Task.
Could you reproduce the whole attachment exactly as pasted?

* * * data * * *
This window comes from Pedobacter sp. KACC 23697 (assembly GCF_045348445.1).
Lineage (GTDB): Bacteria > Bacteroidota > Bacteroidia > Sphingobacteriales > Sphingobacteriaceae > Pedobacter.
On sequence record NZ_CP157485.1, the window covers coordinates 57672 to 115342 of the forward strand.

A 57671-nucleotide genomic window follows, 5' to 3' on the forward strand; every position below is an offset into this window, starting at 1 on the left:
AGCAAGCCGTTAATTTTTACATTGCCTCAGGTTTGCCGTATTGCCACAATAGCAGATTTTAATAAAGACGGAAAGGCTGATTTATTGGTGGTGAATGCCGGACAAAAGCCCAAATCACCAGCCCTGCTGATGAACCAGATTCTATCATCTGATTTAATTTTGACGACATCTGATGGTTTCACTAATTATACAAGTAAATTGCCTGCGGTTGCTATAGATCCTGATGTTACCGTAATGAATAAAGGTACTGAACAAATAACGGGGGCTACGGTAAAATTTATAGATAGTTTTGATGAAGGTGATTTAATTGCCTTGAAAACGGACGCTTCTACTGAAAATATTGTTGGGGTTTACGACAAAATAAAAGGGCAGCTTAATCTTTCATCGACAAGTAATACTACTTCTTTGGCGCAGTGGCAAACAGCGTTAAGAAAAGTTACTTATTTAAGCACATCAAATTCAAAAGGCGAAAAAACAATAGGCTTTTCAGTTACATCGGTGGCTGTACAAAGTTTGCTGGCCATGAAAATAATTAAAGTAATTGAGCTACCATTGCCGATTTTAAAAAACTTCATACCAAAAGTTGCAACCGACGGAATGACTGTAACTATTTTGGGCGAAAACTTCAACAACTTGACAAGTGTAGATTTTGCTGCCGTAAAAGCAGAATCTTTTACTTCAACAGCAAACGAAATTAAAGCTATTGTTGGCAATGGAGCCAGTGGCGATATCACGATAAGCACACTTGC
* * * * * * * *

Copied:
This window comes from Pedobacter sp. KACC 23697 (assembly GCF_045348445.1).
Lineage (GTDB): Bacteria > Bacteroidota > Bacteroidia > Sphingobacteriales > Sphingobacteriaceae > Pedobacter.
On sequence record NZ_CP157485.1, the window covers coordinates 57672 to 115342 of the forward strand.

A 57671-nucleotide genomic window follows, 5' to 3' on the forward strand; every position below is an offset into this window, starting at 1 on the left:
AGCAAGCCGTTAATTTTTACATTGCCTCAGGTTTGCCGTATTGCCACAATAGCAGATTTTAATAAAGACGGAAAGGCTGATTTATTGGTGGTGAATGCCGGACAAAAGCCCAAATCACCAGCCCTGCTGATGAACCAGATTCTATCATCTGATTTAATTTTGACGACATCTGATGGTTTCACTAATTATACAAGTAAATTGCCTGCGGTTGCTATAGATCCTGATGTTACCGTAATGAATAAAGGTACTGAACAAATAACGGGGGCTACGGTAAAATTTATAGATAGTTTTGATGAAGGTGATTTAATTGCCTTGAAAACGGACGCTTCTACTGAAAATATTGTTGGGGTTTACGACAAAATAAAAGGGCAGCTTAATCTTTCATCGACAAGTAATACTACTTCTTTGGCGCAGTGGCAAACAGCGTTAAGAAAAGTTACTTATTTAAGCACATCAAATTCAAAAGGCGAAAAAACAATAGGCTTTTCAGTTACATCGGTGGCTGTACAAAGTTTGCTGGCCATGAAAATAATTAAAGTAATTGAGCTACCATTGCCGATTTTAAAAAACTTCATACCAAAAGTTGCAACCGACGGAATGACTGTAACTATTTTGGGCGAAAACTTCAACAACTTGACAAGTGTAGATTTTGCTGCCGTAAAAGCAGAATCTTTTACTTCAACAGCAAACGAAATTAAAGCTATTGTTGGCAATGGAGCCAGTGGCGATATCACGATAAGCACACTTGC